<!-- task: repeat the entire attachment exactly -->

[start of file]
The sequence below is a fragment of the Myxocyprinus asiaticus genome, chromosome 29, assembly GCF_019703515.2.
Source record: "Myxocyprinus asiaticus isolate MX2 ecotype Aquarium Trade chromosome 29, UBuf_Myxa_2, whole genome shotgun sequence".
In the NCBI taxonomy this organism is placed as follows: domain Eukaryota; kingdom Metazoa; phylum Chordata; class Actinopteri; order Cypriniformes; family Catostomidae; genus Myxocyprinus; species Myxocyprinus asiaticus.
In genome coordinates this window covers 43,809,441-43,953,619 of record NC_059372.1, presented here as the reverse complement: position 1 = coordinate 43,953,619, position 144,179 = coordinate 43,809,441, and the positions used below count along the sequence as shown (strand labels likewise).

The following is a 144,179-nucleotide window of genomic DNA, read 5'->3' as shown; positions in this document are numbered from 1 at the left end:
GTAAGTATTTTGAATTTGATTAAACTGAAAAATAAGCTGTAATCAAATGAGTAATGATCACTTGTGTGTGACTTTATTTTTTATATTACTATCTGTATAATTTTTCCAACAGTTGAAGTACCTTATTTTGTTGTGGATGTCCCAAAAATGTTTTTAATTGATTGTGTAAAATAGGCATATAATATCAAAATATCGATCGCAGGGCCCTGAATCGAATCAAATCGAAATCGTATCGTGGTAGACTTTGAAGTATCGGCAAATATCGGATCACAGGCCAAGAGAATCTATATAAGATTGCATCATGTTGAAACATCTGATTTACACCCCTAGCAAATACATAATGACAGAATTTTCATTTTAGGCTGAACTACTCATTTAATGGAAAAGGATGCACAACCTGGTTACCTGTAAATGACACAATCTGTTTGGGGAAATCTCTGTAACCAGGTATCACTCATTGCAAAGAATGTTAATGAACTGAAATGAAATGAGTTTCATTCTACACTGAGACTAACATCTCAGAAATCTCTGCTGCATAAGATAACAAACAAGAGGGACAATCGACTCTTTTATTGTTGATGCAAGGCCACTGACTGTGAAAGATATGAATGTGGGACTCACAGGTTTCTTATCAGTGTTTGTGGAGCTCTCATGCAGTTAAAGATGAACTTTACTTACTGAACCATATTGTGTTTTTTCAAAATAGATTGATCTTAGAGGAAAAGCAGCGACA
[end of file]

The sequence below is a fragment of the Myxocyprinus asiaticus genome, chromosome 29, assembly GCF_019703515.2.
Source record: "Myxocyprinus asiaticus isolate MX2 ecotype Aquarium Trade chromosome 29, UBuf_Myxa_2, whole genome shotgun sequence".
In the NCBI taxonomy this organism is placed as follows: domain Eukaryota; kingdom Metazoa; phylum Chordata; class Actinopteri; order Cypriniformes; family Catostomidae; genus Myxocyprinus; species Myxocyprinus asiaticus.
In genome coordinates this window covers 43,809,441-43,953,619 of record NC_059372.1, presented here as the reverse complement: position 1 = coordinate 43,953,619, position 144,179 = coordinate 43,809,441, and the positions used below count along the sequence as shown (strand labels likewise).

The following is a 144,179-nucleotide window of genomic DNA, read 5'->3' as shown; positions in this document are numbered from 1 at the left end:
GTAAGTATTTTGAATTTGATTAAACTGAAAAATAAGCTGTAATCAAATGAGTAATGATCACTTGTGTGTGACTTTATTTTTTATATTACTATCTGTATAATTTTTCCAACAGTTGAAGTACCTTATTTTGTTGTGGATGTCCCAAAAATGTTTTTAATTGATTGTGTAAAATAGGCATATAATATCAAAATATCGATCGCAGGGCCCTGAATCGAATCAAATCGAAATCGTATCGTGGTAGACTTTGAAGTATCGGCAAATATCGGATCACAGGCCAAGAGAATCTATATAAGATTGCATCATGTTGAAACATCTGATTTACACCCCTAGCAAATACATAATGACAGAATTTTCATTTTAGGCTGAACTACTCATTTAATGGAAAAGGATGCACAACCTGGTTACCTGTAAATGACACAATCTGTTTGGGGAAATCTCTGTAACCAGGTATCACTCATTGCAAAGAATGTTAATGAACTGAAATGAAATGAGTTTCATTCTACACTGAGACTAACATCTCAGAAATCTCTGCTGCATAAGATAACAAACAAGAGGGACAATCGACTCTTTTATTGTTGATGCAAGGCCACTGACTGTGAAAGATATGAATGTGGGACTCACAGGTTTCTTATCAGTGTTTGTGGAGCTCTCATGCAGTTAAAGATGAACTTTACTTACTGAACCATATTGTGTTTTTTCAAAATAGATTGATCTTAGAGGAAAAGCAGCGACA